Is March Madness bigger and better than anything college football has to offer?


It’s that time of year again. Regardless of how much college basketball the average person watches in January and February, fans tune in by the million for those few magical weeks known as March Madness. Even more fill out brackets making the NCAA Men’s Basketball Tournament easily one of the most widely watched and participated events in American sports.

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As a fairly big sports fan, and specifically a basketball fan, I typically tune in on an annual basis. As we approached this year’s tournament, I was quite interested for a number of reasons. I paid more attention. Once again, I’m somewhat in awe of just how big March Madness is.

Of course, the popularity of the tournament (specifically, the brackets) has been a major factor in the anti-BCS angst of which we’ve all been familiar in recent years. If only we had a playoff like college basketball! 

So, as we experience the mass hoopla that is March Madness in 2014, it’s worth asking… is March Madness bigger than college football? Is it better entertainment? Is it a better form of competition?

Before we answer such questions, it’s important to realize that the excitement and popularity of March Madness is not only a function of the tournament format. Of course the single-elimination format contributes to the excitement, but it’s not the only contributing factor. After all, the NFL has a single elimination playoff. Why don’t we fill out NFL playoff brackets en masse?

Surely part of the popularity is due to the overall short length of the “Madness” and the large amount of action squeezed into the few weeks of play. Few events involve essentially four straight days of all-day action like March Madness brings to us with the first two rounds of 64 and 32.

The media plays a large role in creating the madness of March Madness. Any form of upset is shown over and over to the public on television shows like SportsCenter. So much so that it almost seems like upsets are the major aspect of the tournament (which isn’t accurate). From the way the event is covered to the brand itself, the idea of madness is a constant refrain in late March.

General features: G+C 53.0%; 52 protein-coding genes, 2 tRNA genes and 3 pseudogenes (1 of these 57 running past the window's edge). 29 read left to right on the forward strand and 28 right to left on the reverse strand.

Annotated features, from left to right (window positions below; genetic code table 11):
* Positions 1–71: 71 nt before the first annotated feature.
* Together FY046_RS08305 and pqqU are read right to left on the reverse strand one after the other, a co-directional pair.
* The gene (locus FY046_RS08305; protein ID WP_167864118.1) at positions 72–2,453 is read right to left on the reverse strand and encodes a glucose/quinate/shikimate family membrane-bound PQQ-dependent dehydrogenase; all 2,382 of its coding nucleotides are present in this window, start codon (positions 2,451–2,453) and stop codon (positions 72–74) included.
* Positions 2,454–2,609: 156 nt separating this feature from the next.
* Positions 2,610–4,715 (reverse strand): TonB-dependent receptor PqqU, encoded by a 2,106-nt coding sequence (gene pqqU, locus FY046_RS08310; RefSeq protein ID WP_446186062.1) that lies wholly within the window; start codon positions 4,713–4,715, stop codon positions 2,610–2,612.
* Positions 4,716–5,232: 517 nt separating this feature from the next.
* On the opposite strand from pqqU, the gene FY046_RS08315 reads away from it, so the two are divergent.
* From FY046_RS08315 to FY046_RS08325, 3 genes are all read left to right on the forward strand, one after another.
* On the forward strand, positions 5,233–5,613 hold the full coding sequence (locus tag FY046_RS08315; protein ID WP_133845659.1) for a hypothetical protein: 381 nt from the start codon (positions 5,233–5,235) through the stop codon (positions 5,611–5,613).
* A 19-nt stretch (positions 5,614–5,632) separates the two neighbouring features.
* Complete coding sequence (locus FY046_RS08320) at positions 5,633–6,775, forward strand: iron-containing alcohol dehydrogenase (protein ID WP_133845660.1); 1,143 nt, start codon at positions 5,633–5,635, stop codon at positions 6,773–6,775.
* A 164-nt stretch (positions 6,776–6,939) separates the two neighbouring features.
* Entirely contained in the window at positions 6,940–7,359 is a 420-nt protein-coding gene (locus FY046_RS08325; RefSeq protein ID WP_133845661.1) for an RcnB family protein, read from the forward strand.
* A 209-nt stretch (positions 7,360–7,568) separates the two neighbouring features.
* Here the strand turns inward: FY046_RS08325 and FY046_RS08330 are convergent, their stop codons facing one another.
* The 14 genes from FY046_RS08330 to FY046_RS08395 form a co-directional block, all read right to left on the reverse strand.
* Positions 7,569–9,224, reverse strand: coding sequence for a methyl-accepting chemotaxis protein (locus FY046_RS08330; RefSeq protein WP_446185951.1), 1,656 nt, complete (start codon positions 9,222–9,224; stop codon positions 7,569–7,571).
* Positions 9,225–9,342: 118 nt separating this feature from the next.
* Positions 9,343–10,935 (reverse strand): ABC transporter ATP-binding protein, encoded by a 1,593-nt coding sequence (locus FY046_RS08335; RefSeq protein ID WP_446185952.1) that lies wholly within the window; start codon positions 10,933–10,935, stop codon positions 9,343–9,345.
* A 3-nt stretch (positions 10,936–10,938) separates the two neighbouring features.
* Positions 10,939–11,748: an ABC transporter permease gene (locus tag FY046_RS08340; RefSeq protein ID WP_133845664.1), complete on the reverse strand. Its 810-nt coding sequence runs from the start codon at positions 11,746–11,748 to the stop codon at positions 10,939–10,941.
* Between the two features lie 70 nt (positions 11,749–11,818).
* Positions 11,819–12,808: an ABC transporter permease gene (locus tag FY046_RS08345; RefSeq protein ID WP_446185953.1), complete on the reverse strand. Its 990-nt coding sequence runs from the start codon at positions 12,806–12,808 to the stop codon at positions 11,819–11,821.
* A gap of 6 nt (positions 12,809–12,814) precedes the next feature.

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Back to college football. There is more similarity between March Madness and college football than one might think. I would submit that college football is a tournament. It’s a form of madness that is spread out over the weekends of three to four months rather than packed into three to four weeks. The upsets are quite dramatic in both cases. The power house teams tend to be frequent championship contenders.

You might even consider the polling as a form of the seeding or bracket. While the tournament of college football might not unravel quite as clearly as a bracketed tournament setup, in reality it’s fairly similar. Teams are knocked off, the polls like the brackets are updated, and with each set of games, we get closer to a final championship match. We have even adjusted the system, scrapping the BCS formula and opting for a similar selection committee and a version of the well known Final Four. Yes, the similarities are many.

The main difference is that the media can’t talk up the NCAA Men’s Basketball tournament enough. Meanwhile, the media has taken every opportunity to blast the ranking system and selection mechanism of college football. The brand and idea of March Madness is gold. The brand and idea of BCS has been discarded and trampled under feet, never to be used again.

Football remains the most popular sport in America, and when looking at college football as a whole (regular season plus post-season), the popularity and ratings don’t compare to college basketball as a whole (regular season plus post-season).

Moreover, March Madness enjoys its place in American sports as a unique form of competition. I’ve typically been pro-BCS over the years, but I also thoroughly enjoy March Madness and that college basketball crowns its champion with the 64 team tournament. Rather than push a mirror image of March Madness onto college football while ignoring the real differences between the sports, why not enjoy and celebrate both sports and the unique features and entertainment they bring to us?